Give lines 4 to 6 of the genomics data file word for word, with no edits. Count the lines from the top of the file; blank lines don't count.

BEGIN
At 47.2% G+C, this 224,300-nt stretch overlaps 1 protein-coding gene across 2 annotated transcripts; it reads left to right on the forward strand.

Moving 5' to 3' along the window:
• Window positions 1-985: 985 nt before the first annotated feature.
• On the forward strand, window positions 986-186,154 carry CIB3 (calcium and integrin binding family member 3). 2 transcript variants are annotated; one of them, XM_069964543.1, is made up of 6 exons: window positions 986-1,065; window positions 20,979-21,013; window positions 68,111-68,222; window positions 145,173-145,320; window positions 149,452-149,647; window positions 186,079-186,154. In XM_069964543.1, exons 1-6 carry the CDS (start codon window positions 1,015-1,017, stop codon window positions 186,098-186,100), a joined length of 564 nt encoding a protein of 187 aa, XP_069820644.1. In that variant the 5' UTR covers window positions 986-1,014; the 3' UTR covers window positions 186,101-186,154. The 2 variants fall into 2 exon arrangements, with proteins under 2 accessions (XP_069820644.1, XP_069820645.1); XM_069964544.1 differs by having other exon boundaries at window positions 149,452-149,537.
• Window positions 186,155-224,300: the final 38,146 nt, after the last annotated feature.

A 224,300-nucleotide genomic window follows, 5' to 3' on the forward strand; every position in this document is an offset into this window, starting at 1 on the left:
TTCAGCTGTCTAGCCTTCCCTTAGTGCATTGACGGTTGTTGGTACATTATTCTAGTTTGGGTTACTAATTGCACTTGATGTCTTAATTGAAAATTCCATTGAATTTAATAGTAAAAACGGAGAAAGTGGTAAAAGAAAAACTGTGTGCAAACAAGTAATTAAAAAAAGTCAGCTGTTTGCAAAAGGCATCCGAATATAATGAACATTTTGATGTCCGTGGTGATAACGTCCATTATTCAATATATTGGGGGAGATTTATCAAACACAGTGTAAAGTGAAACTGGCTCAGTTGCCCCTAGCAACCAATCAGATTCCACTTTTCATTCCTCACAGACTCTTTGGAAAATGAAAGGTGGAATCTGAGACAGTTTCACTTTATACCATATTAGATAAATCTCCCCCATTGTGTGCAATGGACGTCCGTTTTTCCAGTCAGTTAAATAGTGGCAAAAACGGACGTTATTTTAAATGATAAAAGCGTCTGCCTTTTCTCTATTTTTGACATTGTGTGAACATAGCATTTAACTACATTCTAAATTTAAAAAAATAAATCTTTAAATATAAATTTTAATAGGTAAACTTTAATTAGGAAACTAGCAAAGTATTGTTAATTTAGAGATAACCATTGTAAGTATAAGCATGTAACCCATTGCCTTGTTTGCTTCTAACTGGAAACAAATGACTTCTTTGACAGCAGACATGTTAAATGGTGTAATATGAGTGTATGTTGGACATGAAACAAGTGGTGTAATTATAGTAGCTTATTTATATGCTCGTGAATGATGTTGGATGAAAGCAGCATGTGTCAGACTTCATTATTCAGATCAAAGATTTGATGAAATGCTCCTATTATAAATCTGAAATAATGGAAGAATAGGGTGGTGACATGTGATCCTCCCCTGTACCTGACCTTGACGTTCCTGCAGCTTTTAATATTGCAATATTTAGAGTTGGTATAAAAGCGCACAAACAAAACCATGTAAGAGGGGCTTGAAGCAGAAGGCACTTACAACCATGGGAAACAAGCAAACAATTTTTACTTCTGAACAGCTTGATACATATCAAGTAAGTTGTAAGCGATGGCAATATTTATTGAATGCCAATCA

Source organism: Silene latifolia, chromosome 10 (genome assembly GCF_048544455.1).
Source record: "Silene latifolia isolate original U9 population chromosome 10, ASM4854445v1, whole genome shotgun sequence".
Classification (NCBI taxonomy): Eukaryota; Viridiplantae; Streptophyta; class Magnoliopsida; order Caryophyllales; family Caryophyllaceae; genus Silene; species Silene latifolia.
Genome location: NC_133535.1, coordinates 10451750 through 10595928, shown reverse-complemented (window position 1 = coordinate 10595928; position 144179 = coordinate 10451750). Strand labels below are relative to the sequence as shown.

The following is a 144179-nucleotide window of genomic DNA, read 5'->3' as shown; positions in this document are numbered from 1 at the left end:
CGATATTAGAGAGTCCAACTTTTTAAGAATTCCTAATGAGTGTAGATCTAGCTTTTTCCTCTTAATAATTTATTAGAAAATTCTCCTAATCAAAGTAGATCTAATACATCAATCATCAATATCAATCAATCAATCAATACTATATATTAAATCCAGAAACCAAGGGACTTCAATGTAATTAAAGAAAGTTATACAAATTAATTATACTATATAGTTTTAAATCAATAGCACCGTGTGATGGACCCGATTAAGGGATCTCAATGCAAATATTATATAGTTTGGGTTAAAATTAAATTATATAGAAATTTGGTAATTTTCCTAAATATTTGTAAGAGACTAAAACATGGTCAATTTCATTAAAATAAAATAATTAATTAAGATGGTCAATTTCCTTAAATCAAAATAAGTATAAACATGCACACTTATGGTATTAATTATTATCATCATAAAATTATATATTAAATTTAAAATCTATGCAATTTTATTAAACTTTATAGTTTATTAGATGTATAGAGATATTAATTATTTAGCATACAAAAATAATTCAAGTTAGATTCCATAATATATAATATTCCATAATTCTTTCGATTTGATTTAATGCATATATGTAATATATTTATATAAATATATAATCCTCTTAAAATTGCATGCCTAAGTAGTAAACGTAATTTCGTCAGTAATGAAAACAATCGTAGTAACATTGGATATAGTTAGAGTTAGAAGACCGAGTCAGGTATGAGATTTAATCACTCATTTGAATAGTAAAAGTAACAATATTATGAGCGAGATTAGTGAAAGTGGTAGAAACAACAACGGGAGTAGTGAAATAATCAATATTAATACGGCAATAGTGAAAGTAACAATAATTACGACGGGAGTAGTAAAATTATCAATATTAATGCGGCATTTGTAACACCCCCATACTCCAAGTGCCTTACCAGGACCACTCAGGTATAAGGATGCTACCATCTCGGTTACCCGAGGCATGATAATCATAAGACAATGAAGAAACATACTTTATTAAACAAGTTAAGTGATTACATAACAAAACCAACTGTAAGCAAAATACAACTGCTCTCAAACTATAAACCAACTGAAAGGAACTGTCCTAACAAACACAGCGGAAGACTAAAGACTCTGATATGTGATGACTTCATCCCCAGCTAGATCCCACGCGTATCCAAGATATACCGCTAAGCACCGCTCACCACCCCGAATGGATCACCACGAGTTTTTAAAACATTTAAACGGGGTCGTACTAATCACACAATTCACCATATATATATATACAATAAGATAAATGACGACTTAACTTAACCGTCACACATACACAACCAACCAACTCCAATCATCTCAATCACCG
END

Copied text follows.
• On the forward strand, window positions 986-186,154 carry CIB3 (calcium and integrin binding family member 3). 2 transcript variants are annotated; one of them, XM_069964543.1, is made up of 6 exons: window positions 986-1,065; window positions 20,979-21,013; window positions 68,111-68,222; window positions 145,173-145,320; window positions 149,452-149,647; window positions 186,079-186,154. In XM_069964543.1, exons 1-6 carry the CDS (start codon window positions 1,015-1,017, stop codon window positions 186,098-186,100), a joined length of 564 nt encoding a protein of 187 aa, XP_069820644.1. In that variant the 5' UTR covers window positions 986-1,014; the 3' UTR covers window positions 186,101-186,154. The 2 variants fall into 2 exon arrangements, with proteins under 2 accessions (XP_069820644.1, XP_069820645.1); XM_069964544.1 differs by having other exon boundaries at window positions 149,452-149,537.
• Window positions 186,155-224,300: the final 38,146 nt, after the last annotated feature.

A 224,300-nucleotide genomic window follows, 5' to 3' on the forward strand; every position in this document is an offset into this window, starting at 1 on the left: